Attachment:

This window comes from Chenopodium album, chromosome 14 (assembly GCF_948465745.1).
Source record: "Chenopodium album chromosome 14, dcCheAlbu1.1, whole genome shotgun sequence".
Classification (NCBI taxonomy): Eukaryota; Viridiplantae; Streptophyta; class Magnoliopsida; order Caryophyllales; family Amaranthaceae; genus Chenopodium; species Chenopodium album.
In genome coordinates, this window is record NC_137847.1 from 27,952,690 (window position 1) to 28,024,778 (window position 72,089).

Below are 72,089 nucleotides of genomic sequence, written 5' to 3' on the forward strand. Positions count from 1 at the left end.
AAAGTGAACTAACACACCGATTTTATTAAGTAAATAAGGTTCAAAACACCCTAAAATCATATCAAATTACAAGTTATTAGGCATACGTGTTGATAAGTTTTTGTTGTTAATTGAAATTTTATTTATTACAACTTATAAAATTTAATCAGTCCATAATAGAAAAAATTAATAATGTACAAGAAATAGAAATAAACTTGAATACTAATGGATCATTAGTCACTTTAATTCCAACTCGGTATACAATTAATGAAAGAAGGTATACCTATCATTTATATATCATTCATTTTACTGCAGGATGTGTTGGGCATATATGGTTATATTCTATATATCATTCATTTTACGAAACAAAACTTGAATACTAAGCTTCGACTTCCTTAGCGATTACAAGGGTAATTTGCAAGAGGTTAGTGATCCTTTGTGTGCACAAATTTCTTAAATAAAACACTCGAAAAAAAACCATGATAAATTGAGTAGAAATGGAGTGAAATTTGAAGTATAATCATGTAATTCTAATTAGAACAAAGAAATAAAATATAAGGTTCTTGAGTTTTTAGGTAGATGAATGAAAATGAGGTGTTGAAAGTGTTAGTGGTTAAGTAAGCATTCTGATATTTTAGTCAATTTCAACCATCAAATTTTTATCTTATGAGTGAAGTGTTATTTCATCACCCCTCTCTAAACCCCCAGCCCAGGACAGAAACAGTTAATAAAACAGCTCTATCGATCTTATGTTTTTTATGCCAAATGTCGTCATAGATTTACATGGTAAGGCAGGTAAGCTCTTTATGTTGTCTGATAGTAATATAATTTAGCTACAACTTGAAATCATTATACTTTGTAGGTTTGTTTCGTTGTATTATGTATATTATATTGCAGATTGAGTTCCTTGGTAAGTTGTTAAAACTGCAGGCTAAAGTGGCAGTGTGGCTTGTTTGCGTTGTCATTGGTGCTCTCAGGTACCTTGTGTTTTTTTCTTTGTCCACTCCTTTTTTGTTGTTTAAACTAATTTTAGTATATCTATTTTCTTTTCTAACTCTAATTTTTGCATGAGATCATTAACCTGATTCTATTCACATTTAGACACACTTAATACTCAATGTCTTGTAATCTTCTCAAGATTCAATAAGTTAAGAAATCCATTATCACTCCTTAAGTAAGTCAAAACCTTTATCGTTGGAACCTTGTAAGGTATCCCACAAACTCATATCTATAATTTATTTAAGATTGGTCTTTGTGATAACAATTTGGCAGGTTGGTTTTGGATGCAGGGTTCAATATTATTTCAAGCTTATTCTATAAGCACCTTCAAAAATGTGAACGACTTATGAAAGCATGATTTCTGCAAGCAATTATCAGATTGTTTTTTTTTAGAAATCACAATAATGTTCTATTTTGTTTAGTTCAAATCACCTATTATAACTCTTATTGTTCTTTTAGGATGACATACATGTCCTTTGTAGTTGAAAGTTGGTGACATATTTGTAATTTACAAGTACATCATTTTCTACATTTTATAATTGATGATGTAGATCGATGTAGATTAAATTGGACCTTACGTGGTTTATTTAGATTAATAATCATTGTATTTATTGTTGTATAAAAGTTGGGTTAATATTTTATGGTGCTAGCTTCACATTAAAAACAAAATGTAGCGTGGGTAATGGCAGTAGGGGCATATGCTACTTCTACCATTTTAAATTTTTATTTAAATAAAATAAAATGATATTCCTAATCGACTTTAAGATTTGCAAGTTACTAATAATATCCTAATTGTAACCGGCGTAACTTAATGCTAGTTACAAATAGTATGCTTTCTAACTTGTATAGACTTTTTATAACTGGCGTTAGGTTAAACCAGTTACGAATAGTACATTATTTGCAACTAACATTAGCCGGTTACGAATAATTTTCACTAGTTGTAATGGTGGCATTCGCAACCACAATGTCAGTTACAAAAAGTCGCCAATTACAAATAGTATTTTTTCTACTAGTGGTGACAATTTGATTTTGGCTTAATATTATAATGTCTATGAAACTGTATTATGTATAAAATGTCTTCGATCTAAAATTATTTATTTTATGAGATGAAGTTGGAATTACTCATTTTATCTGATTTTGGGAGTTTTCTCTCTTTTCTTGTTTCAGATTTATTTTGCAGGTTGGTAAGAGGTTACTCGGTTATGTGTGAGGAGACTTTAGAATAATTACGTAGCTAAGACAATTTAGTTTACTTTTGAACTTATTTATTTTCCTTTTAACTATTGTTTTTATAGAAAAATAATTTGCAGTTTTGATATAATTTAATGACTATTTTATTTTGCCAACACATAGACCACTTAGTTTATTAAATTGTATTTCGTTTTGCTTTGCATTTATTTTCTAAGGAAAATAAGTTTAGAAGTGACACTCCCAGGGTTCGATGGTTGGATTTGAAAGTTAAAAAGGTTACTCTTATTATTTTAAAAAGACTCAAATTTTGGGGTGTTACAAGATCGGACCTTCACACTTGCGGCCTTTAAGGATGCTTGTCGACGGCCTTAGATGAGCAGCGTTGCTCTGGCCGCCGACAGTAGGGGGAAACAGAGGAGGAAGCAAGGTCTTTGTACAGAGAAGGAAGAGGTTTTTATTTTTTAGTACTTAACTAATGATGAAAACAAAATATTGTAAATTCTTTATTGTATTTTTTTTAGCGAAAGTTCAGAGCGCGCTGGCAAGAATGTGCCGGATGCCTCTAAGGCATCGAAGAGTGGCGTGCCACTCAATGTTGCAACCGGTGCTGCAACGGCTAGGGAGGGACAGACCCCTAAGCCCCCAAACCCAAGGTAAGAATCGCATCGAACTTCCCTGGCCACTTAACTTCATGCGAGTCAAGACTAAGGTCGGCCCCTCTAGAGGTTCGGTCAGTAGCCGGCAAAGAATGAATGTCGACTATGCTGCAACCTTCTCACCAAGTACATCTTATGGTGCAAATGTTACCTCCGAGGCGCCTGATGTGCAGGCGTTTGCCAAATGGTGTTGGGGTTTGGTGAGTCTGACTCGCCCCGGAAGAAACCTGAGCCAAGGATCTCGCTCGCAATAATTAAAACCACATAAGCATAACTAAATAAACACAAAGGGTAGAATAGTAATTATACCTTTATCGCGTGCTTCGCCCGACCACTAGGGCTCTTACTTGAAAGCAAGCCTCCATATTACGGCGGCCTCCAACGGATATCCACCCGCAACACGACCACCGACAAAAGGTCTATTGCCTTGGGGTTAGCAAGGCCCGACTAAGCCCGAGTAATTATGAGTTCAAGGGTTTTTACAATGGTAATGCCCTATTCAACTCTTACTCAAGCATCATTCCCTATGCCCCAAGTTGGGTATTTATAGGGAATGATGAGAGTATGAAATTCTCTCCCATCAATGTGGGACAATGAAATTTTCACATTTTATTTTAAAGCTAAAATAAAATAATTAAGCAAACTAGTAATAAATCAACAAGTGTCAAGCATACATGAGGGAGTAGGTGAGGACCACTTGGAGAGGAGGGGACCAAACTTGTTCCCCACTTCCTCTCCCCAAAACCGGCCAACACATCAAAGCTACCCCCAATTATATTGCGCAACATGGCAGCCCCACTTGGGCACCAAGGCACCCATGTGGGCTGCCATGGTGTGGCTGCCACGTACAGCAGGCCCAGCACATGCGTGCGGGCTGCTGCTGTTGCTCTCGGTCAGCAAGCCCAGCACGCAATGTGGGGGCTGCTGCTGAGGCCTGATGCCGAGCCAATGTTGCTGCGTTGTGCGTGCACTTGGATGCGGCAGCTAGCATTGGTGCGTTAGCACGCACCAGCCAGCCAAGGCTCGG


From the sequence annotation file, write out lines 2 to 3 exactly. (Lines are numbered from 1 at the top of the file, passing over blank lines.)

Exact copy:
Source record: "Chenopodium album chromosome 14, dcCheAlbu1.1, whole genome shotgun sequence".
Classification (NCBI taxonomy): Eukaryota; Viridiplantae; Streptophyta; class Magnoliopsida; order Caryophyllales; family Amaranthaceae; genus Chenopodium; species Chenopodium album.